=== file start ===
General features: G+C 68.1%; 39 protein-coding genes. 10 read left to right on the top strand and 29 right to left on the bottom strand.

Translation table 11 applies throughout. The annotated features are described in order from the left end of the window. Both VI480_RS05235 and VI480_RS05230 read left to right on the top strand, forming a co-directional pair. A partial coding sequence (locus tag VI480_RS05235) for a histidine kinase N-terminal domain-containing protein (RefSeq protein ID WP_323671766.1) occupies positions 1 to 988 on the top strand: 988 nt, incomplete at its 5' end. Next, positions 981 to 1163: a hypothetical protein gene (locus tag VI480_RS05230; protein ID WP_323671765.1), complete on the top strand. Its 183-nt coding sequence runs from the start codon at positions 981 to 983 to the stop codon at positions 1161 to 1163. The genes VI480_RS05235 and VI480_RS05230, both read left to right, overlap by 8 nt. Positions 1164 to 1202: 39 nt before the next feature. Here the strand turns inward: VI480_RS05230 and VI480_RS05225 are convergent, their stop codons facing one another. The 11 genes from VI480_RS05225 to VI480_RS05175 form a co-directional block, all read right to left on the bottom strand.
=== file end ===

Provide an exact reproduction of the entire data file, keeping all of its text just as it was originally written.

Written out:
General features: G+C 68.1%; 39 protein-coding genes. 10 read left to right on the top strand and 29 right to left on the bottom strand.

Translation table 11 applies throughout. The annotated features are described in order from the left end of the window. Both VI480_RS05235 and VI480_RS05230 read left to right on the top strand, forming a co-directional pair. A partial coding sequence (locus tag VI480_RS05235) for a histidine kinase N-terminal domain-containing protein (RefSeq protein ID WP_323671766.1) occupies positions 1 to 988 on the top strand: 988 nt, incomplete at its 5' end. Next, positions 981 to 1163: a hypothetical protein gene (locus tag VI480_RS05230; protein ID WP_323671765.1), complete on the top strand. Its 183-nt coding sequence runs from the start codon at positions 981 to 983 to the stop codon at positions 1161 to 1163. The genes VI480_RS05235 and VI480_RS05230, both read left to right, overlap by 8 nt. Positions 1164 to 1202: 39 nt before the next feature. Here the strand turns inward: VI480_RS05230 and VI480_RS05225 are convergent, their stop codons facing one another. The 11 genes from VI480_RS05225 to VI480_RS05175 form a co-directional block, all read right to left on the bottom strand.